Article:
Pole, fastest race lap and well-deserved victory for Felipe Massa, but a messy overall performance by the Ferrari team. The Brazilian, now 6 points behind championship leader Lewis Hamilton, was lucky to escape a post-race stewards' investigation with only a €10,000 fine, after his crew released him from a pitstop into the path of Adrian Sutil's Force India. The operation of the sister car, meanwhile, was a disaster; not only another weak showing by Kimi Raikkonen, but - after Massa's Budapest failure - another blown V8 engine. Before that, the reigning world champion dropped the clutch before his crew had finished refuelling and before he was shown a green light, and his rear wheel struck mechanic Pietro Timpini, who despite a trip to hospital only has a fractured foot.
Despite finishing second to Massa, Hamilton - revealing he has struggled with the 'flu, fever and severe neck spasms all weekend and nearly didn't race at all - actually extended his overall championship lead from 5 points (to Raikkonen before the race) to 6 points (to Massa after the race) at Valencia. "We opted fairly early on to take the championship-strategic option of settling for second place," team boss Ron Dennis said. Over 30 seconds behind the primary MP4-23, Heikki Kovalainen finished fourth, ensuring that - with Raikkonen's failure to finish - McLaren actually also clawed back 3 points to Ferrari's narrowing lead in the constructors' championship.
Half a minute behind Hamilton, Robert Kubica secured the final podium spot, his fifth this season, surviving a fright when a plastic bag got trapped under the car, robbing him of steering at one point. Nick Heidfeld started eighth but dropped back a position and didn't score points. "This was one of the worst races ever for me," said the German, who struggled for pace. "His pace was simply too slow," technical boss Willy Rampf said.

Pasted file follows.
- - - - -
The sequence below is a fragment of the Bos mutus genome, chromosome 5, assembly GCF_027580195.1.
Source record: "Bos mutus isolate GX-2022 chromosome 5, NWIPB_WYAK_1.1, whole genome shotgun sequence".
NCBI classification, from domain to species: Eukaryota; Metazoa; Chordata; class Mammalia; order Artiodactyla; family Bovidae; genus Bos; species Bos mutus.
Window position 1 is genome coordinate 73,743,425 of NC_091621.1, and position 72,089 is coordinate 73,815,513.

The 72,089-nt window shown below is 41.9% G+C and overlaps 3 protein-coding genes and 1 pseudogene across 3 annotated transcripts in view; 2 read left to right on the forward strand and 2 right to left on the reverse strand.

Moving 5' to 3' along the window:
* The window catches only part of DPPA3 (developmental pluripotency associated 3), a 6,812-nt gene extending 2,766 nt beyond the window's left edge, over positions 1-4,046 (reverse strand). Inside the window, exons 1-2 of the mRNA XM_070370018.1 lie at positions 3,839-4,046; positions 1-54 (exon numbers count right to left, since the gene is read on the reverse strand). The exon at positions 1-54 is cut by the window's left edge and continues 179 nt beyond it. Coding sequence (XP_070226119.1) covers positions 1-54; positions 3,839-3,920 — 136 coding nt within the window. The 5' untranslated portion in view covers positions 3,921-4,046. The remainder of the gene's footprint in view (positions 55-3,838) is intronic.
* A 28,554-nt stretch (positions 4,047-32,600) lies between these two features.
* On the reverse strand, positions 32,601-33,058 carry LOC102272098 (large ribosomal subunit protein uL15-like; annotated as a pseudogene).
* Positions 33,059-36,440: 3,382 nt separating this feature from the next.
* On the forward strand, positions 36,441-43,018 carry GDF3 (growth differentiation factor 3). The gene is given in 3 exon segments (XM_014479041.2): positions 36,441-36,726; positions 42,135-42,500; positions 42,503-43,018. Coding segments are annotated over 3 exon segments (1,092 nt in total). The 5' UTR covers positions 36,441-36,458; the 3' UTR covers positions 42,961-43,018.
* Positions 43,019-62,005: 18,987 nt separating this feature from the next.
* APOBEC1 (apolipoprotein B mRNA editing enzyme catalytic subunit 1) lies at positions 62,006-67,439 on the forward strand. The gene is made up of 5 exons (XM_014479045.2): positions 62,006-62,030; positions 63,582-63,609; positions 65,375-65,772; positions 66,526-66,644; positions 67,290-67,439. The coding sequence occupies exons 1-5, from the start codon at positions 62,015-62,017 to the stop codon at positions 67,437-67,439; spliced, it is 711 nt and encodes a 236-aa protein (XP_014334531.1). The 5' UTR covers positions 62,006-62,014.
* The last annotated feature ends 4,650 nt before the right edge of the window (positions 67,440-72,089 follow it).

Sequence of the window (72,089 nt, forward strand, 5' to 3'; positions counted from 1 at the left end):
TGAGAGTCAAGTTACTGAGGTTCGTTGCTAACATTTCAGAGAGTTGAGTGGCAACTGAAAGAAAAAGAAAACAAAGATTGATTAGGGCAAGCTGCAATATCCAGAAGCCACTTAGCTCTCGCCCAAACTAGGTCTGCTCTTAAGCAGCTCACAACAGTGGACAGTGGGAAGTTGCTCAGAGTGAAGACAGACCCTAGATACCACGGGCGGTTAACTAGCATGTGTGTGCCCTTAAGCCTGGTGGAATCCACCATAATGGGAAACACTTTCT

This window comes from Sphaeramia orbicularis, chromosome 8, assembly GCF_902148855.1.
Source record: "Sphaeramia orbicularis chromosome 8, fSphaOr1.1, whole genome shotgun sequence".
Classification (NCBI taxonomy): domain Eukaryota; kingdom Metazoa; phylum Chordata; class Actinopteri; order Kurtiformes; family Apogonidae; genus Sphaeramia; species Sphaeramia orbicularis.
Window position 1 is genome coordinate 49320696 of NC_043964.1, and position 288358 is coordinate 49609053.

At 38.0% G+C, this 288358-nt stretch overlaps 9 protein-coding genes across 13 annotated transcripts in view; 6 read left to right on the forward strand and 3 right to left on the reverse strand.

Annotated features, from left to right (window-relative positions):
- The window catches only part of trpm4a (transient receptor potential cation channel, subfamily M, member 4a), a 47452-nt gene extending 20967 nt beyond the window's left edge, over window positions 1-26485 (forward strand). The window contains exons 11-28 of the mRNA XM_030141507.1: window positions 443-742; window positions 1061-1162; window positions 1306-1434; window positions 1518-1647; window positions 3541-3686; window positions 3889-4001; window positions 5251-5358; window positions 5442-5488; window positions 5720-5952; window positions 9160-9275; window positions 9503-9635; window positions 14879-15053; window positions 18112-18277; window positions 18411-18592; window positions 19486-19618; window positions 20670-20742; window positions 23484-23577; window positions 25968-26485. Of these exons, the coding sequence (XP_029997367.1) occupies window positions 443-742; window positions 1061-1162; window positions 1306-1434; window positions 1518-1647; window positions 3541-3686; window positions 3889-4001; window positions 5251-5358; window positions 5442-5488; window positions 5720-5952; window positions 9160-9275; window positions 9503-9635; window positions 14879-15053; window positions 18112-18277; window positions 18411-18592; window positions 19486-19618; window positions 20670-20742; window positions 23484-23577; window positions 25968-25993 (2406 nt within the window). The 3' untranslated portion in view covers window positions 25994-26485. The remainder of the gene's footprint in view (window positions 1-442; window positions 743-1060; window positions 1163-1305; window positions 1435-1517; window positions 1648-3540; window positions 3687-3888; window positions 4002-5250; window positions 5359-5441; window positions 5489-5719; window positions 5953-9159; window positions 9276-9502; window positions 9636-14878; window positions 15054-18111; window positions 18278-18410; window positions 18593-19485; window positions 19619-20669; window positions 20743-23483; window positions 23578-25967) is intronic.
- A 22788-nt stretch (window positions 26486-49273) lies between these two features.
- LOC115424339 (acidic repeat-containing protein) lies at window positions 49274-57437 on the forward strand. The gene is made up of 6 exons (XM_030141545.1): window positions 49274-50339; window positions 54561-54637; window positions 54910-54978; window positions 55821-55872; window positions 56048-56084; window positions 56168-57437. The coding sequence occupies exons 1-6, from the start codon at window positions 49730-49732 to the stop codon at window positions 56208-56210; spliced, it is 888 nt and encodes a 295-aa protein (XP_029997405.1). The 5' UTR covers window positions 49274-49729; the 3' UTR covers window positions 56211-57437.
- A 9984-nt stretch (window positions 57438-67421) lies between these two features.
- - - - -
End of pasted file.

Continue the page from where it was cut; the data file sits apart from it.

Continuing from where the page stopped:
Along with Toro Rosso's Sebastian Vettel, Jarno Trulli was among the stars of the Valencia weekend, finishing fifth from seventh on the grid on Sunday. "This shows how good we are getting and how nice it is to race with a competitive car every weekend," he said. From 13th on the grid and with a heavy cold, Timo Glock climbed to P7 at the flag courtesy of an excellent start and a one-stop strategy. A further testimony to the reigning GP2 champion's input is the fact that, following his struggles on Friday, Trulli only began to resurrect his form after adopting the wholesale setup of Glock's car.